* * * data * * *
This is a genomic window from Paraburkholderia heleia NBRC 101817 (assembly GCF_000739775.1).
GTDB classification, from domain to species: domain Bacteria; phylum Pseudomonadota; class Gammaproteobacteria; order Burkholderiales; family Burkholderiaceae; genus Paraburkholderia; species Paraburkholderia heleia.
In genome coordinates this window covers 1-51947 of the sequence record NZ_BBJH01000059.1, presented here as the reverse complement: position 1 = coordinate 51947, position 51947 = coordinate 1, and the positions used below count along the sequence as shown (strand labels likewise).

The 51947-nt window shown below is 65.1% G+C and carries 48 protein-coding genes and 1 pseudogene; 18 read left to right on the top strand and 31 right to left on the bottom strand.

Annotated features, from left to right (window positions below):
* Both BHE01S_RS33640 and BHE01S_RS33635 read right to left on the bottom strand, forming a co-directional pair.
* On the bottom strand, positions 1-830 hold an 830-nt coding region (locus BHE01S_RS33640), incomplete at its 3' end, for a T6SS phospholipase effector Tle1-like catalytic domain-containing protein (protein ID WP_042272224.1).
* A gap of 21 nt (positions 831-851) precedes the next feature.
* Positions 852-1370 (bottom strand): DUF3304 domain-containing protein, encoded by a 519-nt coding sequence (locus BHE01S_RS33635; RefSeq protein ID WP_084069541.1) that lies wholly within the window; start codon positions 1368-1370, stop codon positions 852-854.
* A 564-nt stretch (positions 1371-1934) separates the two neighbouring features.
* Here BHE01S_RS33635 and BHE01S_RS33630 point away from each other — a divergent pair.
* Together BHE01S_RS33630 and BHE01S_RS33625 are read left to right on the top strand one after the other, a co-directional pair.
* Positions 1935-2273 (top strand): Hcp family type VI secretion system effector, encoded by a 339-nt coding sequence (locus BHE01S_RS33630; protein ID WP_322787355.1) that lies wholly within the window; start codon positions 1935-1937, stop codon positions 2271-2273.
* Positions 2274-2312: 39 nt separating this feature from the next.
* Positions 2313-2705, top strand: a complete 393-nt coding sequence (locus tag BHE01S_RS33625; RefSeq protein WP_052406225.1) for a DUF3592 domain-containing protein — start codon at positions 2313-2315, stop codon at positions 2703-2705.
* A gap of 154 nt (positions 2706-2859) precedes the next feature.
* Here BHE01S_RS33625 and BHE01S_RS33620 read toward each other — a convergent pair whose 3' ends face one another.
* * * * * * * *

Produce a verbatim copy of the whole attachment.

This is a genomic window from Paraburkholderia heleia NBRC 101817 (assembly GCF_000739775.1).
GTDB classification, from domain to species: domain Bacteria; phylum Pseudomonadota; class Gammaproteobacteria; order Burkholderiales; family Burkholderiaceae; genus Paraburkholderia; species Paraburkholderia heleia.
In genome coordinates this window covers 1-51947 of the sequence record NZ_BBJH01000059.1, presented here as the reverse complement: position 1 = coordinate 51947, position 51947 = coordinate 1, and the positions used below count along the sequence as shown (strand labels likewise).

The 51947-nt window shown below is 65.1% G+C and carries 48 protein-coding genes and 1 pseudogene; 18 read left to right on the top strand and 31 right to left on the bottom strand.

Annotated features, from left to right (window positions below):
* Both BHE01S_RS33640 and BHE01S_RS33635 read right to left on the bottom strand, forming a co-directional pair.
* On the bottom strand, positions 1-830 hold an 830-nt coding region (locus BHE01S_RS33640), incomplete at its 3' end, for a T6SS phospholipase effector Tle1-like catalytic domain-containing protein (protein ID WP_042272224.1).
* A gap of 21 nt (positions 831-851) precedes the next feature.
* Positions 852-1370 (bottom strand): DUF3304 domain-containing protein, encoded by a 519-nt coding sequence (locus BHE01S_RS33635; RefSeq protein ID WP_084069541.1) that lies wholly within the window; start codon positions 1368-1370, stop codon positions 852-854.
* A 564-nt stretch (positions 1371-1934) separates the two neighbouring features.
* Here BHE01S_RS33635 and BHE01S_RS33630 point away from each other — a divergent pair.
* Together BHE01S_RS33630 and BHE01S_RS33625 are read left to right on the top strand one after the other, a co-directional pair.
* Positions 1935-2273 (top strand): Hcp family type VI secretion system effector, encoded by a 339-nt coding sequence (locus BHE01S_RS33630; protein ID WP_322787355.1) that lies wholly within the window; start codon positions 1935-1937, stop codon positions 2271-2273.
* Positions 2274-2312: 39 nt separating this feature from the next.
* Positions 2313-2705, top strand: a complete 393-nt coding sequence (locus tag BHE01S_RS33625; RefSeq protein WP_052406225.1) for a DUF3592 domain-containing protein — start codon at positions 2313-2315, stop codon at positions 2703-2705.
* A gap of 154 nt (positions 2706-2859) precedes the next feature.
* Here BHE01S_RS33625 and BHE01S_RS33620 read toward each other — a convergent pair whose 3' ends face one another.